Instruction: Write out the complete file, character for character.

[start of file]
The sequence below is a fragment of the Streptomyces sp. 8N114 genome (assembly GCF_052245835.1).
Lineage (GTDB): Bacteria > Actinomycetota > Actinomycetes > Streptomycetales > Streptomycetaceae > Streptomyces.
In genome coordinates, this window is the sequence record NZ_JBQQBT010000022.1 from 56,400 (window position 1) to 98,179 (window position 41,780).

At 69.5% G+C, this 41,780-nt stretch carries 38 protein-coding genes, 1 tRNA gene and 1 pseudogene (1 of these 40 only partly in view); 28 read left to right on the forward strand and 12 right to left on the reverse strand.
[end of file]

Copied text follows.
The sequence below is a fragment of the Streptomyces sp. 8N114 genome (assembly GCF_052245835.1).
Lineage (GTDB): Bacteria > Actinomycetota > Actinomycetes > Streptomycetales > Streptomycetaceae > Streptomyces.
In genome coordinates, this window is the sequence record NZ_JBQQBT010000022.1 from 56,400 (window position 1) to 98,179 (window position 41,780).

At 69.5% G+C, this 41,780-nt stretch carries 38 protein-coding genes, 1 tRNA gene and 1 pseudogene (1 of these 40 only partly in view); 28 read left to right on the forward strand and 12 right to left on the reverse strand.